“And remember, our Lord’s patience gives people time to be saved. This is what our beloved brother Paul also wrote to you with the wisdom God gave him— speaking of these things in all of his letters. Some of his comments are hard to understand, and those who are ignorant and unstable have twisted his letters to mean something quite different, just as they do with other parts of Scripture. And this will result in their destruction.”
2 Peter 3:15-16 NLT
It is truly astounding the way rich Bible truths are anchored at the “3:16” point in nearly every New Testament book. This post continues my long exploration of the Three Sixteens. Today we are looking at the salvation which comes to us through the Lord’s patience, as described in Paul’s teachings. (If you missed the earlier posts, go back to the start and check them out: Matthew 3:16 through to 1 Peter 3:16.)
To understand the significance of these words, it is worth understanding the patience that Peter is referring back to (in verse 9):
The Lord isn’t really being slow about his promise, as some people think. No, he is being patient for your sake. He does not want anyone to be destroyed, but wants everyone to repent. This actually a response to the criticism mentioned in verses 3-4:
I want to remind you that in the last days scoffers will come, mocking the truth and following their own desires. They will say, “What happened to the promise that Jesus is coming again?
So what did happen to that promise? More than ever, the idea that Jesus would come and end all the pain and suffering of this Covid world is attractive. We who hope in Christ and the resurrection would probably welcome his return today! But unlike God, we are each so wrapped up in our own interests. The reason for the Lord’s delay is the salvation of souls.
With each day that passes, new believers are made, new children are born to the Kingdom of God. How gracious is the delay of this promise! God’s purposes in calling people to himself are not thwarted by the criticism that Jesus’ return should come right now. For the sake of mortal men and women, our loving heavenly Father is patient. And though he stands outside of time, we can be thankful for the passing moments from where we sit, and wait. More people are coming to put their trust in Him!
Verse 15 leads into 16, where Peter makes the interesting connection between Paul’s teachings and the rest of Scripture – giving weight to Paul’s letters and thereby declaring that they too are indeed God-breathed. Peter’s verse 15 agrees with Paul who wrote in Romans 2:4: “Do you presume upon the riches of his kindness and forbearance and patience? Do you not know that God’s kindness is meant to lead you to repentance?” Peter’s agreement with Paul is significant in that it sets the apostles’ teaching apart from that of false teachers, who denied the Second Coming of Christ.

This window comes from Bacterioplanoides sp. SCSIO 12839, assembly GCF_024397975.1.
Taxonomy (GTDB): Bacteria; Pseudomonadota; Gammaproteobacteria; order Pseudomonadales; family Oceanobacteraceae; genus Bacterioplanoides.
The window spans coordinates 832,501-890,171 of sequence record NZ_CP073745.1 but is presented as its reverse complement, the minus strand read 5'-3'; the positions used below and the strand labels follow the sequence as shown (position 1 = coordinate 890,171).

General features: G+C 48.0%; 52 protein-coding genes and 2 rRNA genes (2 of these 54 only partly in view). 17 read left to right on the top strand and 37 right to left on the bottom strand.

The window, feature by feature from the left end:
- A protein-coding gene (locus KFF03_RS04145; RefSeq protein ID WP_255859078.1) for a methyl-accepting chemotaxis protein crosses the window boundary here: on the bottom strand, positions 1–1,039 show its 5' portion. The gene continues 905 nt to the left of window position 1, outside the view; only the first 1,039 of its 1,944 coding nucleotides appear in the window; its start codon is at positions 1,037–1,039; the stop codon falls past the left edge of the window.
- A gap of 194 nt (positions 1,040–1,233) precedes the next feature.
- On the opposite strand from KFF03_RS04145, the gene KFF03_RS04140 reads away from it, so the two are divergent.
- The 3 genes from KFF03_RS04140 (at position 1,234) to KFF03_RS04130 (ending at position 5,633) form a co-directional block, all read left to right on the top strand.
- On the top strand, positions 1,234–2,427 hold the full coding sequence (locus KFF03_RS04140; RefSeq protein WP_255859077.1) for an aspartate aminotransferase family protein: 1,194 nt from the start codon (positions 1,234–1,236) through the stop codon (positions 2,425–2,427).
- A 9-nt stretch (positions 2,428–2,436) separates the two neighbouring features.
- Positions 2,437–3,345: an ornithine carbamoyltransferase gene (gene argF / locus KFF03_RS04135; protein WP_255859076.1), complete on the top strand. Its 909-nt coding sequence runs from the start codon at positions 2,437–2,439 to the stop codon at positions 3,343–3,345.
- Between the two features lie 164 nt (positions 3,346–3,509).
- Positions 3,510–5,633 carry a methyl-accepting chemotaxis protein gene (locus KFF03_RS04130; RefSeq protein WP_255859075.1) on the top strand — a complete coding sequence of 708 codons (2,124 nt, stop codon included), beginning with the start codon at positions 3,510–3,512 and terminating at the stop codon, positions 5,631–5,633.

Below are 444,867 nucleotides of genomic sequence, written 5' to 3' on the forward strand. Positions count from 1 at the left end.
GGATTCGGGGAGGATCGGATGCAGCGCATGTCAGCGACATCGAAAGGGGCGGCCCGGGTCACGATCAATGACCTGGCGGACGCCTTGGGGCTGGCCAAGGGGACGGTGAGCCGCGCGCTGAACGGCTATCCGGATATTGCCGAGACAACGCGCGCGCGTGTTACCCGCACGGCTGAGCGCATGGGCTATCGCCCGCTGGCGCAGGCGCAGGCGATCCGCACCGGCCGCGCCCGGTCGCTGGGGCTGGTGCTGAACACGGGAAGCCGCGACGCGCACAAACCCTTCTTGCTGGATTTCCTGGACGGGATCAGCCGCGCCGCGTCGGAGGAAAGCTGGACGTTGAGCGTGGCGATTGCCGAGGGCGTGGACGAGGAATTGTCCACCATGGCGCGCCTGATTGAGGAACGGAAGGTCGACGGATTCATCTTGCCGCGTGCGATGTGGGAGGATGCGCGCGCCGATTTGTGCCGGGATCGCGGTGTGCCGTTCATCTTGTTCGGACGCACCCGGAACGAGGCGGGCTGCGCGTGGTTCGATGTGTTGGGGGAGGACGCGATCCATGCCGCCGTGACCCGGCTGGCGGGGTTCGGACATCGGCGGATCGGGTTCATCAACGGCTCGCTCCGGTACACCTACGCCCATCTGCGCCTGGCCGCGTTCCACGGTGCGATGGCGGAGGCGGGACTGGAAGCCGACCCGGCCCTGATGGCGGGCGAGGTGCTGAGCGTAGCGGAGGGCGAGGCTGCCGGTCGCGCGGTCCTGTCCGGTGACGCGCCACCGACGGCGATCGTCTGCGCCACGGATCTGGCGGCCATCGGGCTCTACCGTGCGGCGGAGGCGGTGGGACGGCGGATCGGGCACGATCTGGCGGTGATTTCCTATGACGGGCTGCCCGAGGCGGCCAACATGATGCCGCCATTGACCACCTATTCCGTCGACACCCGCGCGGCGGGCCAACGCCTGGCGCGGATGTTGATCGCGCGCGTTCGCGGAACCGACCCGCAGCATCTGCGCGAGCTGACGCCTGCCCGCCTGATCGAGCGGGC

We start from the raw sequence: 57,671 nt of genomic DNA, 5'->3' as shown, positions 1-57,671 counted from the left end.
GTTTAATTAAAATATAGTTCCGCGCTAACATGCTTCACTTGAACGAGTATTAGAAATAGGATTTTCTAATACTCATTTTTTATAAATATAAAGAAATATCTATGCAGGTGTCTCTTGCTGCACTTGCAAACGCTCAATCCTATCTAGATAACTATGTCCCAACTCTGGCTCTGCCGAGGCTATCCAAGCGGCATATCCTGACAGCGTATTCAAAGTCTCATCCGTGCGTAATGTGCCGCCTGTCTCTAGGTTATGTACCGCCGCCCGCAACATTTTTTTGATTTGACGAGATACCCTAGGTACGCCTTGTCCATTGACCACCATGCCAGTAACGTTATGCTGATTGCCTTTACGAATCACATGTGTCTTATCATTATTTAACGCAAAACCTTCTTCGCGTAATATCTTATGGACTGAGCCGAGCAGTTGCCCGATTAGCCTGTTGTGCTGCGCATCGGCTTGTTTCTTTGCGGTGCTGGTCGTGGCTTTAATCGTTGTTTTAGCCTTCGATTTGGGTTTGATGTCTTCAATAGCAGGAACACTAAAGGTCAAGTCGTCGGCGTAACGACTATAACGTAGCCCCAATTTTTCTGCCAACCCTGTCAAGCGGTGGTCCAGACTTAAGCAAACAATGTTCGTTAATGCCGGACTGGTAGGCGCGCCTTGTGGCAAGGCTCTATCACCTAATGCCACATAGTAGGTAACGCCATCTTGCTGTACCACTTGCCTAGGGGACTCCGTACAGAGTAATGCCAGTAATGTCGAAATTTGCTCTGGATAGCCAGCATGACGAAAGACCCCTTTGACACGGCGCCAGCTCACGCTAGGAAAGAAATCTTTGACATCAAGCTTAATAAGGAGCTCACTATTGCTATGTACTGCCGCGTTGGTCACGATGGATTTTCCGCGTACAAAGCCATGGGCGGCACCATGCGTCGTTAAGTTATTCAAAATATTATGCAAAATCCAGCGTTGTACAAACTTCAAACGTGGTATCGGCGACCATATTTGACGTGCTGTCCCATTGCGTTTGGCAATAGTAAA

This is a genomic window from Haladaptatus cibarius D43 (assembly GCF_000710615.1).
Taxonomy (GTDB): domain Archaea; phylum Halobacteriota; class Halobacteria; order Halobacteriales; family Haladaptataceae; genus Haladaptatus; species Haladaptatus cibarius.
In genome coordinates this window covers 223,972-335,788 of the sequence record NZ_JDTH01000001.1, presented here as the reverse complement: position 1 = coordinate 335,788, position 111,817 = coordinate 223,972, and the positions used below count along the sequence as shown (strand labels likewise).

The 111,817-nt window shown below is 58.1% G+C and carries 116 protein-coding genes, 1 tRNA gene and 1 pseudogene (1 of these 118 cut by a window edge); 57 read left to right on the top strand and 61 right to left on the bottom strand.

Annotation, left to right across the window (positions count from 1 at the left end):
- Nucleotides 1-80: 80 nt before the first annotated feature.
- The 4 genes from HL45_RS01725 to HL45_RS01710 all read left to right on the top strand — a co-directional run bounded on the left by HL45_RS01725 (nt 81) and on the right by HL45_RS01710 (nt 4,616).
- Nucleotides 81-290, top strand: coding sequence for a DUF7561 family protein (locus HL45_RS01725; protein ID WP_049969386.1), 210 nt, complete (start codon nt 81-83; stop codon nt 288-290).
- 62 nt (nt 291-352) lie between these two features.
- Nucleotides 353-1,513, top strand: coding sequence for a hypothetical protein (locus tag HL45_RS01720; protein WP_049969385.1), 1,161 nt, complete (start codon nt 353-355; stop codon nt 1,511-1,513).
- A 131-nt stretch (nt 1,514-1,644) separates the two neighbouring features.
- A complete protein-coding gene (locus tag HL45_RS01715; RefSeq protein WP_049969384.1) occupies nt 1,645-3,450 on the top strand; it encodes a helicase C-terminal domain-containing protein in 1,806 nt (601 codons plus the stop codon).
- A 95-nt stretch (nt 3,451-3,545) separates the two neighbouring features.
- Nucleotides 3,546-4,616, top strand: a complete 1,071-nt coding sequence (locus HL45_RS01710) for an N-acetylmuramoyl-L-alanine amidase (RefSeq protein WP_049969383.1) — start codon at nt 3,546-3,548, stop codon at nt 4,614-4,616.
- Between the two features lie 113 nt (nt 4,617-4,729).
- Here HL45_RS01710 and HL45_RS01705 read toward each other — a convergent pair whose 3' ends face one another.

As for Peter’s comment that some of Paul’s writings are “hard to understand”, I don’t think he is being critical. Rather, the opposite. He wants us to see the truth in Paul’s hard teachings. Just as Jesus spoke in parables – so that we might seek the meaning and exercise faith to understand the truth – so Paul’s teachings call on us to think!
John Piper offers this comment in a sermon on the passage:
” . . . even though Scripture is inspired, it is not all easy to understand. Verse 16: “There are some things in them hard to understand.” I would love to preach an hour on the implications of that sentence; but since I don’t have time, here is an outline of that sermon.
Point 1: Being inspired, the Scriptures reveal the mind of God.
Point 2: The mind of God is vastly greater than our mind and will often be perceived by us as strange and complex, not familiar and simple.
Point 3: Therefore, the Scriptures will sometimes be strange and complex and hard to understand.
Point 4: The continued selection only of what is simple in the Bible would be a sin in the regular preaching of the church, because Hebrews 5:13 says, “Everyone who lives on milk is unskilled in the word of righteousness; for he is a child.”
Point 5: Therefore, preaching which aims to deliver the whole counsel of God in Scripture (and which does not presume to be wiser than the apostles) will sometimes be complex and will demand from God’s people the utmost in humility and mental effort.”
Praise be to our great God – who has revealed himself to us and patiently waits for more to be gathered into the kingdom of His Son.
Here is a song to finish with, reminding us of God’s Mercies which are new every morning. (Recorded by Matt Redman – Thy Kingdom Come Event | London, UK)